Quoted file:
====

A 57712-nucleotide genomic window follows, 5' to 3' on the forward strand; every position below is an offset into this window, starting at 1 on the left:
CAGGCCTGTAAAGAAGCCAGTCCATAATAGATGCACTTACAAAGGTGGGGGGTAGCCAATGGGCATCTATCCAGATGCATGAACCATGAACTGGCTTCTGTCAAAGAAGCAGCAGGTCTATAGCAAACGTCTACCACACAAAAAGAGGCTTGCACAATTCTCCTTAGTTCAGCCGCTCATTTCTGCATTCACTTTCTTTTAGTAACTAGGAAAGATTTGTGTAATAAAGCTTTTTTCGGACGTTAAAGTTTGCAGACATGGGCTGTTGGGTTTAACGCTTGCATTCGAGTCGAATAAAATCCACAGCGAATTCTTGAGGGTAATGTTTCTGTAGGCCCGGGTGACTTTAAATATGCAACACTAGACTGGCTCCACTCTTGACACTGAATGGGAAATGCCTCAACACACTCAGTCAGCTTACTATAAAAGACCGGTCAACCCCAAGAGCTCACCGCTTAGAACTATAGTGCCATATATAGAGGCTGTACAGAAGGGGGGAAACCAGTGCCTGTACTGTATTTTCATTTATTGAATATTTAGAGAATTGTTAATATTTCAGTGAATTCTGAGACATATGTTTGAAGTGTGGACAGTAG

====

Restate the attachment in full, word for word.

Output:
A 57712-nucleotide genomic window follows, 5' to 3' on the forward strand; every position below is an offset into this window, starting at 1 on the left:
CAGGCCTGTAAAGAAGCCAGTCCATAATAGATGCACTTACAAAGGTGGGGGGTAGCCAATGGGCATCTATCCAGATGCATGAACCATGAACTGGCTTCTGTCAAAGAAGCAGCAGGTCTATAGCAAACGTCTACCACACAAAAAGAGGCTTGCACAATTCTCCTTAGTTCAGCCGCTCATTTCTGCATTCACTTTCTTTTAGTAACTAGGAAAGATTTGTGTAATAAAGCTTTTTTCGGACGTTAAAGTTTGCAGACATGGGCTGTTGGGTTTAACGCTTGCATTCGAGTCGAATAAAATCCACAGCGAATTCTTGAGGGTAATGTTTCTGTAGGCCCGGGTGACTTTAAATATGCAACACTAGACTGGCTCCACTCTTGACACTGAATGGGAAATGCCTCAACACACTCAGTCAGCTTACTATAAAAGACCGGTCAACCCCAAGAGCTCACCGCTTAGAACTATAGTGCCATATATAGAGGCTGTACAGAAGGGGGGAAACCAGTGCCTGTACTGTATTTTCATTTATTGAATATTTAGAGAATTGTTAATATTTCAGTGAATTCTGAGACATATGTTTGAAGTGTGGACAGTAG